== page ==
12 Jun 2009: Hiro Ballroom New York
An Ida Maria performance is truly one of the most spectacular things to see in modern show going, because it has the potential to be double-sided. The given is that Ida Maria’s music is unconventional but catchy, vocals uncontrolled yet perfectly on key, and her attire stylish but movable. But to watch a singer master a performance at a dive bar earlier this year AND then a swank Manhattan venue six months later? This is a quality not often talked about in reviews.
When discussing a singer/songwriter/performer’s credibility, people often touch upon vocal range, creativity in general, connection to the audience, and energy. What we do forget to think about is: Can the artist pull off just as solid a performance in a small divey venue as they can in an uptown establishment? Norwegian pop singer Ida Maria, I’m proud to say, can do both. In smaller, downtown venues, where the beer and whiskey slicks the floor, Ida Maria has torn through live sets, with enough energy to kick-start a dead motor. She’s ended up with makeup smearing her face, her body writhing on the floor, her voice cracking from the shrieks. And no, Ida Maria is not in fact, a “rock star,” into metal, or otherwise insane. She’s a pop singer happy to get her hands dirty.
The Hiro Ballroom is a much shinier joint than the Lower East Side’s Mercury Lounge where I saw the singer in January of this year. After seeing Ida Maria nearly lose her voice entirely at the downtown venue, it was a treat to see how she handled a show in Chelsea’s more up-market neighborhood where the audience’s age ran about 10 years older and the venue’s décor much more expensive to maintain.
Ida Maria did a good job keeping her audience waiting, but when she finally arrived on stage, she looked cheerful, donning jeans, a black and gold top, and high tops. The band broke into “Morning Light”, one of the jauntier tracks off of Fortress Round My Heart. Ida Maria then proceeded to sing each song from her debut album (there aren’t many), and one has to wonder if she ever gets tired of singing the same songs over and over. If she does, she would never show it. Ida Maria sang chantable tunes like “Oh My God”, “Stella”, “Louie”, and “I Like You So Much Better When You’re Naked” with reckless abandon, churning out just enough of her insatiable energy throughout each track. During “Naked,” the entire crowd joined in, chanting back at her “I like you so much better when you’re naked! / I like me so much better when you’re naked!” Though Ida Maria’s voice held like a trophy, her backup singers sounded a little less winning. Luckily, no one usually cares too much about the backup singers, but for Ida Maria’s particular music, strong male vocals are necessary to even her out.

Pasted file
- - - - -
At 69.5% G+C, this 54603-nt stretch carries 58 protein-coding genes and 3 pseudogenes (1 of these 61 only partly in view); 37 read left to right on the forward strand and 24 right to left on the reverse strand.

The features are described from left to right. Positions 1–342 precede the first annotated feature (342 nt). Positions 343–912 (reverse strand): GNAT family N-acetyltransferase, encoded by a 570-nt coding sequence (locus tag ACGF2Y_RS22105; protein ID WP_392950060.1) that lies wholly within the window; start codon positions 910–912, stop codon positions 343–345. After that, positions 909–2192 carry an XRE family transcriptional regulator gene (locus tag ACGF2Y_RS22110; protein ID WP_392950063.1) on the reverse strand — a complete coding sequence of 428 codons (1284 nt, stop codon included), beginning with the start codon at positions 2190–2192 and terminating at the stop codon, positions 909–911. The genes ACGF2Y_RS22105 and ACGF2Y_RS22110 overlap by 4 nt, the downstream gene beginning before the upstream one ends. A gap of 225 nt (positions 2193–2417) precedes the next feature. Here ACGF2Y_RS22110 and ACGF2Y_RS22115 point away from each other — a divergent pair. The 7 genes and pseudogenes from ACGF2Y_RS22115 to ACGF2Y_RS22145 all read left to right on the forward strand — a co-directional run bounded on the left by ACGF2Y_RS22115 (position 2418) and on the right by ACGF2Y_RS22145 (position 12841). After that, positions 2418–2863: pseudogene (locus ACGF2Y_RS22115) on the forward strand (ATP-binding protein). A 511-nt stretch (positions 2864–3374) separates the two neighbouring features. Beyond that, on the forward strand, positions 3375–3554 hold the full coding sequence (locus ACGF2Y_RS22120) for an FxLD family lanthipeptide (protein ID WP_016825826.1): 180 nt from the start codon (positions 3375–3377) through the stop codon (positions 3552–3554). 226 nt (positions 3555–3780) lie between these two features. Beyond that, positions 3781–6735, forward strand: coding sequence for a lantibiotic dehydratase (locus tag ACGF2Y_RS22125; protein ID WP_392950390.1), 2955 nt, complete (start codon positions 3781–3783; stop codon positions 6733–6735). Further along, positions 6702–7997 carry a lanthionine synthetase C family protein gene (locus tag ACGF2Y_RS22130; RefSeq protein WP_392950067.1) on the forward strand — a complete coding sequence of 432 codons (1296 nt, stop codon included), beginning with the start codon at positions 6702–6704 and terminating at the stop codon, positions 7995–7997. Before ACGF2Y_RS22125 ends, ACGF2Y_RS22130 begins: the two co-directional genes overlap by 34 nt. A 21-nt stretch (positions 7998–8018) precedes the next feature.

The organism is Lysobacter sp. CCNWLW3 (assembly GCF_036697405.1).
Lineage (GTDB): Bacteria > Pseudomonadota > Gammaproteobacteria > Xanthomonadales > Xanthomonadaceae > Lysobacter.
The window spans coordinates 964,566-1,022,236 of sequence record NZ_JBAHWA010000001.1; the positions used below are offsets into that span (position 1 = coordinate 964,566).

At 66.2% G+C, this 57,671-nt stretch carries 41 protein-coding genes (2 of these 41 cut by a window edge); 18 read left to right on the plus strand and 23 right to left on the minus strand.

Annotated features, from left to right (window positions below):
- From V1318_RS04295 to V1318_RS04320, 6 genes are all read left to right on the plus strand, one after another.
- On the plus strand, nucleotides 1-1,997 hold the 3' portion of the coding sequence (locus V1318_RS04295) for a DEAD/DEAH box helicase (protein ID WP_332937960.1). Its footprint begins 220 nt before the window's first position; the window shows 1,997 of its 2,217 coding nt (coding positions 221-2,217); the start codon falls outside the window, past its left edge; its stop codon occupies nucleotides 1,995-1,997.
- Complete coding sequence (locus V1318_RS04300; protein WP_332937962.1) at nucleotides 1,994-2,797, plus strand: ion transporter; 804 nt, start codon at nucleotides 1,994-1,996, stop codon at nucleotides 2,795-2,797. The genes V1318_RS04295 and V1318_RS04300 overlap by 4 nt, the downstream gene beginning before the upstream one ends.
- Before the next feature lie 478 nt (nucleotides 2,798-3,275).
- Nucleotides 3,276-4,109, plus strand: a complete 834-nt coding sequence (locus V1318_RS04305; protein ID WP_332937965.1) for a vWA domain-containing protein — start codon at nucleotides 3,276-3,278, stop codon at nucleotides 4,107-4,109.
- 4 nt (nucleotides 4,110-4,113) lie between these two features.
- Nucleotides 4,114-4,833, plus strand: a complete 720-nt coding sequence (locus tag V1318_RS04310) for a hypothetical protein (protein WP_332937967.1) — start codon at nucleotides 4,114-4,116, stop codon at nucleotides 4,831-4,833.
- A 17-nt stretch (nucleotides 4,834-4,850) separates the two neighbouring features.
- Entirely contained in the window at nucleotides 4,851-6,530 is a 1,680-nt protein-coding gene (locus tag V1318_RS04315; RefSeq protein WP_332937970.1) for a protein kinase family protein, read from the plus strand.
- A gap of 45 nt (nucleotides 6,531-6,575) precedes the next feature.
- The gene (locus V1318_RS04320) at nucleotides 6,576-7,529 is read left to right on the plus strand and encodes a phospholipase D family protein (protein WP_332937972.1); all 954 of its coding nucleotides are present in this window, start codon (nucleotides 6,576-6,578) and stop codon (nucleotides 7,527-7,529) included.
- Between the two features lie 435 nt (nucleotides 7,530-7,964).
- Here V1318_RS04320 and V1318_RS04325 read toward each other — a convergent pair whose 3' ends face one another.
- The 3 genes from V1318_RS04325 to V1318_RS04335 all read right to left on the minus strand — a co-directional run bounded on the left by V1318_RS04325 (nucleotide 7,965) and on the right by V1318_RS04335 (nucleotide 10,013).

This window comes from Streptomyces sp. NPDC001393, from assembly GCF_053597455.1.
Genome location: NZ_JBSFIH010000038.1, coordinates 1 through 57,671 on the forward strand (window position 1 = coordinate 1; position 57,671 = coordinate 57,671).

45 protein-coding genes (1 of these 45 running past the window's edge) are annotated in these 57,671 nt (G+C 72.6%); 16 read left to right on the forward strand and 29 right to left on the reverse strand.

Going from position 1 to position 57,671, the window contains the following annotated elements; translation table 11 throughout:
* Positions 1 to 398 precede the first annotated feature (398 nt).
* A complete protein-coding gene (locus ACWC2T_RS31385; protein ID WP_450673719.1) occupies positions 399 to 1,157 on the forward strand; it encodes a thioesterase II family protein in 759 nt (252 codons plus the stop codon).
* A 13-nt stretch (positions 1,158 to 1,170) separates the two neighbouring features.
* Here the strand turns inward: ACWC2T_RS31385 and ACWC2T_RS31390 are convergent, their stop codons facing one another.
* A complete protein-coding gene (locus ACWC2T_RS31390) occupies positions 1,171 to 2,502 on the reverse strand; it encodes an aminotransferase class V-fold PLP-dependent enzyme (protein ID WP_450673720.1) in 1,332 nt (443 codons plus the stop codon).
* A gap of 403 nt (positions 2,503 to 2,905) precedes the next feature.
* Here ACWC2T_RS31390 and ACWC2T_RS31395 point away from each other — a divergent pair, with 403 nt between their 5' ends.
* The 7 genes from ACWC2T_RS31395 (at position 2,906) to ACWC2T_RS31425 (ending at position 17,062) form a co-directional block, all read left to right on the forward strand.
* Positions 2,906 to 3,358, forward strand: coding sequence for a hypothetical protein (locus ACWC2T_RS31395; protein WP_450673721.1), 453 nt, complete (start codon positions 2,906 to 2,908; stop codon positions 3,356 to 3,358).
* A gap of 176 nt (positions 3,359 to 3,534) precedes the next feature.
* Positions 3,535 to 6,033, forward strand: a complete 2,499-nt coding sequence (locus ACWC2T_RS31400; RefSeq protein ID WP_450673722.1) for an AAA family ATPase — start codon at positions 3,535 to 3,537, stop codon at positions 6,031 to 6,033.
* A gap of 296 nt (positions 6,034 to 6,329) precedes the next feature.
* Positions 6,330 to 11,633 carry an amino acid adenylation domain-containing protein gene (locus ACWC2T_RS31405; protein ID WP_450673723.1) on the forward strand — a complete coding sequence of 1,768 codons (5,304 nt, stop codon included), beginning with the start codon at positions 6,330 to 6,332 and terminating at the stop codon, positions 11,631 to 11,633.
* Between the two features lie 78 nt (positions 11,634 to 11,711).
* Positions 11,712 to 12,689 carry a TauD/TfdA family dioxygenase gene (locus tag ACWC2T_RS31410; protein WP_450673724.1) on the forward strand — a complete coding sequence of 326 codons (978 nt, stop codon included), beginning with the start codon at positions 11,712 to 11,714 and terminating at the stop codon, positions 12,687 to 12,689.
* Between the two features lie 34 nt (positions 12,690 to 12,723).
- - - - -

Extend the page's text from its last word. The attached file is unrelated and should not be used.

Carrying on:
Throughout the set, Ida Maria looked like a bomb that was ticking quickly. She grinned coyly down at the audience, her wide (and quite remarkable eyes) flashing mischievously. She took every available opportunity to sexily shimmy her shoulders. It is also worth mentioning that Ida Maria can do this with a guitar around her neck. Every so often, she would pause between songs to explain what the next was about, (most were about love, and the various states of it).
By the end of the set, which was not very long, Ida Maria did not look as disheveled as she had at the end of her Mercury Lounge show. Her hair had stayed in place, and her makeup was not running. There was no water or beer splashed on the audience or in her hair. Ida Maria had, however, pulled off an ever so slightly less insane and riotous performance (given the location), but still managed to get everyone in the audience dancing and screaming “OH MY GOD!” back at her, which was easily the most furious cut on the list. There aren’t many artists out there able to regulate their vigor on stage. Ida Maria, on the other hand, can flat-out lose her mind (and sometimes, her clothes), yelping “OH MY GOD!” during a show, and other times, provide just as powerful a performance without doing these things. It seem as though Ida Maria finds different ways to supplement the crazy.
"PopMatters (est. 1999) is a respected source for smart long-form reading on a wide range of topics in culture. PopMatters serves as…READ the article